The days have begun to grow shorter upon the mountain that overlooks our fair institution. My bedchamber windows are illuminated by the torches that make night into day at Mr. Scott’s Stadium. When the weather conditions are most unfortunate, I can hear the infernal racket of that so-called “Marching Band” that is anything but a musical conglomeration worth lending an ear to. I have written many letters demanding that those students take up proper drum and fife music as is the custom of the times, but have heard no progress in this regard.
Has my letter carrier gotten lost on his way to the Rotunda? Are letters to the Visitors being sent to an alternate location while the building was under repair from what I assume was yet another fire? Is the Rivanna no longer able to be easily forded on horseback? Must I appear in person to make my entreaties heard - which at my advanced age would be quite an undertaking?
All of these are indications that we are beset by the commencement of another academic year, and the great, violent contests that occupy the time of a select few gentlemen-scholars on the field, and a great many more in the surrounding gallery.
I understand that we have dispensed with the prior leader of our team and brought in a frontiersman named after a horse. These are extraordinary times at our dear university. While I confess my knowledge of the affairs of the athletic directorship is limited these days, I will apply renewed attention to this matter. I have always been a firm believer that the gentlemen at our fine university should be guided by members of the landed gentry. I am willing to look askance in this situation, however, given the previous years have been filled with untold consternation and misery. If this horse-whispering wild man and his band of merry rogues can do the job, we will be better for it. Do be sure that the students are not distracted from their lessons in Latin and Greek, though, by wild stories of fur trading.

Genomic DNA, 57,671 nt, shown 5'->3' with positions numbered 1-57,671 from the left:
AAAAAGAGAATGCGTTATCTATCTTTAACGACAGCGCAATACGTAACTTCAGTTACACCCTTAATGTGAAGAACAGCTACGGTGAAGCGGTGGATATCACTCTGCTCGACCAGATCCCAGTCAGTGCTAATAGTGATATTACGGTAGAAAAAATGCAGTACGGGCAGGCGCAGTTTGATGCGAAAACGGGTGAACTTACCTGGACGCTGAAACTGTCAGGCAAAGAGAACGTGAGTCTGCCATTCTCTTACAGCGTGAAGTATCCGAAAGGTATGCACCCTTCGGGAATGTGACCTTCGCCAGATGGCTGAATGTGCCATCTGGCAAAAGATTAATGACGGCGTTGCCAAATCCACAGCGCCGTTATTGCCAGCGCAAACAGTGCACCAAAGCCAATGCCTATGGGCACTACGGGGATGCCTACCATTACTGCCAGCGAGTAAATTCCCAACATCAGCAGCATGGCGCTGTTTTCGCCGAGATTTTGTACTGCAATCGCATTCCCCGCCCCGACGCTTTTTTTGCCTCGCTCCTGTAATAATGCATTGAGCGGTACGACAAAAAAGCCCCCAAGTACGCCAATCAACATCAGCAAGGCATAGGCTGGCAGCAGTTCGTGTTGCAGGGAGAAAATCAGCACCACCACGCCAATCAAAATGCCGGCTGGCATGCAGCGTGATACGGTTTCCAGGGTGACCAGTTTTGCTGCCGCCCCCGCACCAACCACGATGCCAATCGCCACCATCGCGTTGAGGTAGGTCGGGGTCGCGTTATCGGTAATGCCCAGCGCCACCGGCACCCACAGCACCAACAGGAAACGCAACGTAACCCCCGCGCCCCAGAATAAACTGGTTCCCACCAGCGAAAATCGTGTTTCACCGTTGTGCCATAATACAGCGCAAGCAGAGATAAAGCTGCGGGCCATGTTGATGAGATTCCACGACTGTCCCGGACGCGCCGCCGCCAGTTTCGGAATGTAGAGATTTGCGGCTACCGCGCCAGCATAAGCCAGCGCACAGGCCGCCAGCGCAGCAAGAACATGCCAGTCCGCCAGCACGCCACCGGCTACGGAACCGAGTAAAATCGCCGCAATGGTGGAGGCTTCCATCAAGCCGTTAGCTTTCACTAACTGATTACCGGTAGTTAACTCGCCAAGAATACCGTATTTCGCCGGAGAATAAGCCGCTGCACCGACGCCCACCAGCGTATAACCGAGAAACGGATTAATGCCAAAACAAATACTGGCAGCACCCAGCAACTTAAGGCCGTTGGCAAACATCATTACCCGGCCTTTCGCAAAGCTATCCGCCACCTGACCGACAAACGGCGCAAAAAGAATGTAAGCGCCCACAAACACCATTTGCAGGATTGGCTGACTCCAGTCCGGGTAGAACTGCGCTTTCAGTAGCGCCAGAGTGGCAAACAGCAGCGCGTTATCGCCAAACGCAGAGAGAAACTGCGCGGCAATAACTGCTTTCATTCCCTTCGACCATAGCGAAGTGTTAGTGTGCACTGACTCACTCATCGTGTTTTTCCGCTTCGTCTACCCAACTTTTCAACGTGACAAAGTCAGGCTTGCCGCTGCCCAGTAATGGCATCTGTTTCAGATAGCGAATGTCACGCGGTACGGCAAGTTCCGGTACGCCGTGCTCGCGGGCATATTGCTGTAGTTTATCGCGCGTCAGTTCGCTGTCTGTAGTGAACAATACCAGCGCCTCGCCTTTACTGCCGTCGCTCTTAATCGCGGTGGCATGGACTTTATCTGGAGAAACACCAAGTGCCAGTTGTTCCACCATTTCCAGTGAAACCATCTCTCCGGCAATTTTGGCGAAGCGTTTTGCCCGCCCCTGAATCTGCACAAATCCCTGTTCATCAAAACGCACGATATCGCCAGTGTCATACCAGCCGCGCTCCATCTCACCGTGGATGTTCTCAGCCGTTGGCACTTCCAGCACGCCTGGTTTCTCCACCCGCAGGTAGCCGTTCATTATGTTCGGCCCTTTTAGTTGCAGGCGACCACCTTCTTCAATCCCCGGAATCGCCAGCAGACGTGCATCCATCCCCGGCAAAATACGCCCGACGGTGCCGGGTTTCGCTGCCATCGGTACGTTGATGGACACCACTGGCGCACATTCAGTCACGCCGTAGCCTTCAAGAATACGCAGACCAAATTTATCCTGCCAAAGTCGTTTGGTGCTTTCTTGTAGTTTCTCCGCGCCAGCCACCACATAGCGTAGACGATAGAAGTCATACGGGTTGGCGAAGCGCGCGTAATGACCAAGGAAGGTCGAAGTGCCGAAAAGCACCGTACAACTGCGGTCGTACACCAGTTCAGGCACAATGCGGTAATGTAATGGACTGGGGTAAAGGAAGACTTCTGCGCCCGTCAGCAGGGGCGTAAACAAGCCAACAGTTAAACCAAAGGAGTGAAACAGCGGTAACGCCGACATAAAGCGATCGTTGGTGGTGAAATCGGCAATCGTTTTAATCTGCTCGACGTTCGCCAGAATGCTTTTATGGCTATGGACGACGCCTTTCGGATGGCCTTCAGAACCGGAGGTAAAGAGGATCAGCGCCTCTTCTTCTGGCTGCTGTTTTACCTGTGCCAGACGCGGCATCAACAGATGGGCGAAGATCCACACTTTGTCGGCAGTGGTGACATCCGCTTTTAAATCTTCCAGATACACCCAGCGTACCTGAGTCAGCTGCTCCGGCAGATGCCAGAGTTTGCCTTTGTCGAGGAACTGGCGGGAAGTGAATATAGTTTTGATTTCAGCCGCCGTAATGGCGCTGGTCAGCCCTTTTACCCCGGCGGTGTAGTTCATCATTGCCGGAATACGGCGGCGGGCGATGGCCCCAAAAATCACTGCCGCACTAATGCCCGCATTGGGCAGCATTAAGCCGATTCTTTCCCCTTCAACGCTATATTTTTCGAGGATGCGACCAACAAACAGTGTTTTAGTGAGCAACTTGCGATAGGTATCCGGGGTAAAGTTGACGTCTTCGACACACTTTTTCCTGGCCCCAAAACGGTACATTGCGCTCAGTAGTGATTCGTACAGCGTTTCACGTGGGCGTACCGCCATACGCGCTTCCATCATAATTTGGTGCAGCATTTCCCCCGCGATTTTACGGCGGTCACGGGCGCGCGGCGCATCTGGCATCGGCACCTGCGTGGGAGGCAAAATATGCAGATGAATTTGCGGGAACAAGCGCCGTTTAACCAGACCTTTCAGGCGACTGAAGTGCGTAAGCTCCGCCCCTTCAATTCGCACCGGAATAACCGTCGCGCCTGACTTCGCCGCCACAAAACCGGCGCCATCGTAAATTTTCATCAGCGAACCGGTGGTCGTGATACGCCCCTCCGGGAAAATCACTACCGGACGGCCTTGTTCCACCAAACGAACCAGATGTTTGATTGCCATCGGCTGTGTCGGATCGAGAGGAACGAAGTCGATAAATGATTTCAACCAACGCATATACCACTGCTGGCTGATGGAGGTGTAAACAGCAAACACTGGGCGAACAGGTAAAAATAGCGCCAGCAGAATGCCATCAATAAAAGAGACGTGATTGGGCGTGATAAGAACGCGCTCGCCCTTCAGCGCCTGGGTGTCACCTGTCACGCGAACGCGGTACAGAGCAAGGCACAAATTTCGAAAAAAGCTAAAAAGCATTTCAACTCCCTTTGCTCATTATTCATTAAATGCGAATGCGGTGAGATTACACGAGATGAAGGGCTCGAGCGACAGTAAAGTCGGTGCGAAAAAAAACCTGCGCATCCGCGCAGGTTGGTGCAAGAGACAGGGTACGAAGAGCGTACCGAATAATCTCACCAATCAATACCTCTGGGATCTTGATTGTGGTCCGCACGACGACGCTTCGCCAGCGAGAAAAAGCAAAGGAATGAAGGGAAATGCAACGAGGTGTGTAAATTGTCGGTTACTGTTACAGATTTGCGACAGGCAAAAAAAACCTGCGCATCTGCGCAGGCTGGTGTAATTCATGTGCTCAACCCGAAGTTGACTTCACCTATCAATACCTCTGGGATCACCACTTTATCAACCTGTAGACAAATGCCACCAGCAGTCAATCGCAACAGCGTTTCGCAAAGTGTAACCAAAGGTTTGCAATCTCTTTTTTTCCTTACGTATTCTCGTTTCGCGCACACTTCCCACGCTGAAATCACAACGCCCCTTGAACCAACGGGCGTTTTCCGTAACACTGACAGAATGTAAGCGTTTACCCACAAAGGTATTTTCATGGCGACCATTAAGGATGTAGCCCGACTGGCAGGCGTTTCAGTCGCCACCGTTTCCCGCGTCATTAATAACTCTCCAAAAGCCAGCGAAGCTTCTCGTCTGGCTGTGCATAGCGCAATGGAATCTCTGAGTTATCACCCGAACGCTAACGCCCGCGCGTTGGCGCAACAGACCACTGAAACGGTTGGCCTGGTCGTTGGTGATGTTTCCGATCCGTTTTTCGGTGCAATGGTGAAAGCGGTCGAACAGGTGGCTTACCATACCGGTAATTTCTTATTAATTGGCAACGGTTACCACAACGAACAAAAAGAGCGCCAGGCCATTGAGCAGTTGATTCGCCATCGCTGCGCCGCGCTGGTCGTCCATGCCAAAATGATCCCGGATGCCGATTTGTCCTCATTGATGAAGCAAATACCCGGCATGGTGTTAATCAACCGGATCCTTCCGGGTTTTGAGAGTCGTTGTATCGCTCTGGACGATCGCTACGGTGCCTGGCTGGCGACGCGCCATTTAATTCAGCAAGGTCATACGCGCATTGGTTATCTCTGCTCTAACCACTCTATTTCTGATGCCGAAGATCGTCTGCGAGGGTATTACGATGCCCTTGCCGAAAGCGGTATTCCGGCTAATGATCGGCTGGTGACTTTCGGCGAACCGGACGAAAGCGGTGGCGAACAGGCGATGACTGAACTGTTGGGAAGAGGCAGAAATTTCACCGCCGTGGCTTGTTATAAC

In perusing the news of the day, I have come to know that this weekend our fair university shall host the team from Richmond College, a fine school for the training of Baptist ministers, but no match for the learned men that toil in the service of our great university. I remain suspicious of these young gentlemen from the Commonwealth’s capital. They take in their lessons far too close to the statehouse, and its corrupting influences. Keep your eyes upon them, for I would not suffer any amount of shock if they were to resort to diabolical chicanery. They must be turned aside with all due haste and returned to the pit of deceit that is their home.
I will train my ears upon the glowing horizon tomorrow evening, and do expect to hear much shouting from our devotees. Hopefully enough to drown out the hullabaloo emanating from the marching band.
Your humble servant,